Results presented during the European Society for Medical Oncology (ESMO) Annual Meeting in Madrid suggest that the novel investigational drug Graspa (eryaspase) when combined with chemotherapy for the treatment of metastatic pancreatic cancer significantly improves survival. .
Pancreatic cancer is one of the deadliest forms of cancer. Each year, approximately 43,000 people are diagnosed with pancreatic cancer in the United States and close to 37,000 die from the disease. The disease is often diagnosed at an advanced stage, treatment remains challenging, and new treatment approaches are required.
Graspa uses a novel technology to encapsulate therapeutic drug substances inside red blood cells. Graspa consists of an enzyme, L-asparaginase, encapsulated inside donor-derived red blood cells. L-asparaginase degrades asparagine, a naturally occurring amino acid essential for the survival and proliferation of cancer cells. L-asparaginase has been a standard component of multiagent chemotherapy for the treatment of acute lymphoblastic leukemia (ALL), but side effects limit treatment compliance, especially in adults and patients with weak performance status. With its improved safety profile, eryaspase aims to provide L-asparaginase to patients who cannot tolerate current non-encapsulated asparaginases.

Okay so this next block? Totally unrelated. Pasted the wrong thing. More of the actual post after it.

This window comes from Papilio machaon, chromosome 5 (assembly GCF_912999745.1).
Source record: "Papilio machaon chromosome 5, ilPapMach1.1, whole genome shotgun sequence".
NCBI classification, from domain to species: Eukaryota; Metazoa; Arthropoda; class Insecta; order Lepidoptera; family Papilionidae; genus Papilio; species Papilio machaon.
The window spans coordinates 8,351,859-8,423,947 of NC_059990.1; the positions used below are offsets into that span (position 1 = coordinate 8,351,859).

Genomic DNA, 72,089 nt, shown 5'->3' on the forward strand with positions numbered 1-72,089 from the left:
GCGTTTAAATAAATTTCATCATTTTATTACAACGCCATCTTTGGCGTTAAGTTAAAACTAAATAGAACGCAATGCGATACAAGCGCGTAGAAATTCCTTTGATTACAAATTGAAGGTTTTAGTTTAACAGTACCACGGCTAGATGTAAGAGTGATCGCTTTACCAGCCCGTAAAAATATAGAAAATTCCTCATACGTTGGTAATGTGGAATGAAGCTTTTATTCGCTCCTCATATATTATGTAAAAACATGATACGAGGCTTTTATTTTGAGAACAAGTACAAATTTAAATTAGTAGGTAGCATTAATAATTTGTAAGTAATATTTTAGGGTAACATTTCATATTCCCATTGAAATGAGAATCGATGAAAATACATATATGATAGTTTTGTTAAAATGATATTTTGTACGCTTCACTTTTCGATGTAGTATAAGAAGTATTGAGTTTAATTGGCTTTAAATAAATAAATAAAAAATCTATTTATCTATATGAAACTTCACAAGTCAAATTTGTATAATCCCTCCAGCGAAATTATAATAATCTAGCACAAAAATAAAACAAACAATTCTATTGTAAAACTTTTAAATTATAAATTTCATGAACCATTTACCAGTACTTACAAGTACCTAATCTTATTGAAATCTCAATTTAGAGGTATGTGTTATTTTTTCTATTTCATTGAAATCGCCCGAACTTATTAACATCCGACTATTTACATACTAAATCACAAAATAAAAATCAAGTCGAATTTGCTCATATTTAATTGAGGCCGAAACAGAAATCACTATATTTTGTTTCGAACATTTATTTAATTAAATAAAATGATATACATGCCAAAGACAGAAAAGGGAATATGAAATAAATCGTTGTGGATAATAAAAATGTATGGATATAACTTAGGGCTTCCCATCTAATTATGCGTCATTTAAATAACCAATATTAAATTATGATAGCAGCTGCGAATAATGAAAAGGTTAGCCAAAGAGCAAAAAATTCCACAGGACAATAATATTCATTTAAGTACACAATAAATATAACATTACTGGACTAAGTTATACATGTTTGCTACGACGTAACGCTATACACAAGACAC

The current clinical study evaluated graspa as a second-line treatment in combination with chemotherapy in 141 patients suffering from metastatic pancreatic cancer. Graspawas added to the current standard of care (gemcitabine or FOLFOX) and compared to the standard of care alone.
The addition of Graspa improved average survival from 19 to 26 weeks and ~15% of patients survived one year compared to only 3% of those receiving standard treatment. Overall side effects of treatment were similar in both treatment groups.
Graspa appears to add an entirely new mode of action to the fight against pancreatic cancer. Comparative clinical trials are being designed now to confirm its benefit in earlier stage patients.